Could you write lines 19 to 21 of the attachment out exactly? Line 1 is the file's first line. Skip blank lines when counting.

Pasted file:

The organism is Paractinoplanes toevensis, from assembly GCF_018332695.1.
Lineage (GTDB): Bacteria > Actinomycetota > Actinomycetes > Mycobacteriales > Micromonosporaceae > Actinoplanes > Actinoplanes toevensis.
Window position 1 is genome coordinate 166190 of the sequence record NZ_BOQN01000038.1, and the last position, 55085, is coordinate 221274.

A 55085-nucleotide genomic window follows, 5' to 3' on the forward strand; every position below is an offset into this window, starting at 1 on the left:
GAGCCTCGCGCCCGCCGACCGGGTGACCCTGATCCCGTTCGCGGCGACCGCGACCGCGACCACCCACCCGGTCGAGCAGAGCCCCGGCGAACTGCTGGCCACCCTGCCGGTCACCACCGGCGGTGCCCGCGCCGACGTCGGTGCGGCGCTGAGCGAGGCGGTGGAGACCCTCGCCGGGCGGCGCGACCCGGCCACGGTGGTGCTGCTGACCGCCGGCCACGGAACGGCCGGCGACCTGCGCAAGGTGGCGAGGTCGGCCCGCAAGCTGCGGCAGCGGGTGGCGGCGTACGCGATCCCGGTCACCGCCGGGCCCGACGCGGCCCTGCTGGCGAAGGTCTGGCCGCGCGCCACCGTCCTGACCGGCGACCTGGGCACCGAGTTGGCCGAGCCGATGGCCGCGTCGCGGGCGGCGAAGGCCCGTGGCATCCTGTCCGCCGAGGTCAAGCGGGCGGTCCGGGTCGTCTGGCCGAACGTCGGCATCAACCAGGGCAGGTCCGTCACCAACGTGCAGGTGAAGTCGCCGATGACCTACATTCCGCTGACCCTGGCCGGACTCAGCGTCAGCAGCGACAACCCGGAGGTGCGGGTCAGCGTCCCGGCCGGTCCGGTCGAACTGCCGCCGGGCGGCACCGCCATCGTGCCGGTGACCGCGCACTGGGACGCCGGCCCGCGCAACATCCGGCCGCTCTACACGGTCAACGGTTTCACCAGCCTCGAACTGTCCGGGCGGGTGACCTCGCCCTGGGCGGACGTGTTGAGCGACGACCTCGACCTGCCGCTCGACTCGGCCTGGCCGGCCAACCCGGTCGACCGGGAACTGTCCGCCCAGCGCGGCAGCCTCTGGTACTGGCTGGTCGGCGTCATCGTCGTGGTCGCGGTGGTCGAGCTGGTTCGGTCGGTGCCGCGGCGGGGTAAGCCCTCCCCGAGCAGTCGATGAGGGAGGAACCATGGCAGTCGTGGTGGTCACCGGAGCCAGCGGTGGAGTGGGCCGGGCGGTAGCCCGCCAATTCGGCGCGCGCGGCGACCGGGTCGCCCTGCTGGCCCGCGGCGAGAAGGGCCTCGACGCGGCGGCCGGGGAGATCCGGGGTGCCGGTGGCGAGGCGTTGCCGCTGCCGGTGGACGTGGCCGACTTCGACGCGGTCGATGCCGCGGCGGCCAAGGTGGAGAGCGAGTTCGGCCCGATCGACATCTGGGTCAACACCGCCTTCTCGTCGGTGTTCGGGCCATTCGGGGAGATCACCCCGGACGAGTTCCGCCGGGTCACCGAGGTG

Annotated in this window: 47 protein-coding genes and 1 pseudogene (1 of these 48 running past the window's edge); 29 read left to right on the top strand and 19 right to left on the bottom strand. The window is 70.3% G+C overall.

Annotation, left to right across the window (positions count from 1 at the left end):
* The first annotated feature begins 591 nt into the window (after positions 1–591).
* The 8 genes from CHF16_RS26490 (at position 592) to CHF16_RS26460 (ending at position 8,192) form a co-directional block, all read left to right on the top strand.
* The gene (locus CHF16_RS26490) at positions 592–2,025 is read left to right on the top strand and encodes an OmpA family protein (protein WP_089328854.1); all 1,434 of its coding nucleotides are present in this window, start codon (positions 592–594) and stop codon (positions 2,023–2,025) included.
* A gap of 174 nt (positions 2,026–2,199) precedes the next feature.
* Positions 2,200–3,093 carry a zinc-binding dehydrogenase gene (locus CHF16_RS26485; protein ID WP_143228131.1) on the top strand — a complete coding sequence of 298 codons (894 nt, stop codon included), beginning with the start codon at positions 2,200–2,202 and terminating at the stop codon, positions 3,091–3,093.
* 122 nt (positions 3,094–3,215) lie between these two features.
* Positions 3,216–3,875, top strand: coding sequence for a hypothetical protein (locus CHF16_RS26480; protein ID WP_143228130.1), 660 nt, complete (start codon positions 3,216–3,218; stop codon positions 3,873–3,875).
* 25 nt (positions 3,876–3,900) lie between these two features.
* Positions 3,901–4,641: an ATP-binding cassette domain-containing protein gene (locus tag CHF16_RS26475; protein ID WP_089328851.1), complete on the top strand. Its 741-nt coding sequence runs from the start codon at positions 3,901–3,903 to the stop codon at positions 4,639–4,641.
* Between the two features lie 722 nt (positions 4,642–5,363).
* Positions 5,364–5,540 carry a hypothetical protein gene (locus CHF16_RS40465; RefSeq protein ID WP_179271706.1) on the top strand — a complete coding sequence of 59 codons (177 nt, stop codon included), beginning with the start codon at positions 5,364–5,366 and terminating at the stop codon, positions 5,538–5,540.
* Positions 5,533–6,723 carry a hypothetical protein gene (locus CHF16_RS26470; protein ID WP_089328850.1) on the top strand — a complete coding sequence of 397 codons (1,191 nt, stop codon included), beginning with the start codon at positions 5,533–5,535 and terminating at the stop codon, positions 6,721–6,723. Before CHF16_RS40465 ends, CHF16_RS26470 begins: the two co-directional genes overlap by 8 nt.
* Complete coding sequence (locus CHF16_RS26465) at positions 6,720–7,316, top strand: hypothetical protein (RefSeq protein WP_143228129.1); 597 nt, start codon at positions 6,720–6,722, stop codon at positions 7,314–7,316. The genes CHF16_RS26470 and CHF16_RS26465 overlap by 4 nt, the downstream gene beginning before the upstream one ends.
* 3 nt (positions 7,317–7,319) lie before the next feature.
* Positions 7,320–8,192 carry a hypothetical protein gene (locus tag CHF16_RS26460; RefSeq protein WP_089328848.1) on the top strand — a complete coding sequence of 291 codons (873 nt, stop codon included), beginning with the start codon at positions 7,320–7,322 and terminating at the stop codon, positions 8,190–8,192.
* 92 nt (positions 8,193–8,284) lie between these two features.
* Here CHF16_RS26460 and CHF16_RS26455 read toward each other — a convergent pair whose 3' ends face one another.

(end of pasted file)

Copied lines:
* Positions 5,533–6,723 carry a hypothetical protein gene (locus CHF16_RS26470; protein ID WP_089328850.1) on the top strand — a complete coding sequence of 397 codons (1,191 nt, stop codon included), beginning with the start codon at positions 5,533–5,535 and terminating at the stop codon, positions 6,721–6,723. Before CHF16_RS40465 ends, CHF16_RS26470 begins: the two co-directional genes overlap by 8 nt.
* Complete coding sequence (locus CHF16_RS26465) at positions 6,720–7,316, top strand: hypothetical protein (RefSeq protein WP_143228129.1); 597 nt, start codon at positions 6,720–6,722, stop codon at positions 7,314–7,316. The genes CHF16_RS26470 and CHF16_RS26465 overlap by 4 nt, the downstream gene beginning before the upstream one ends.
* 3 nt (positions 7,317–7,319) lie before the next feature.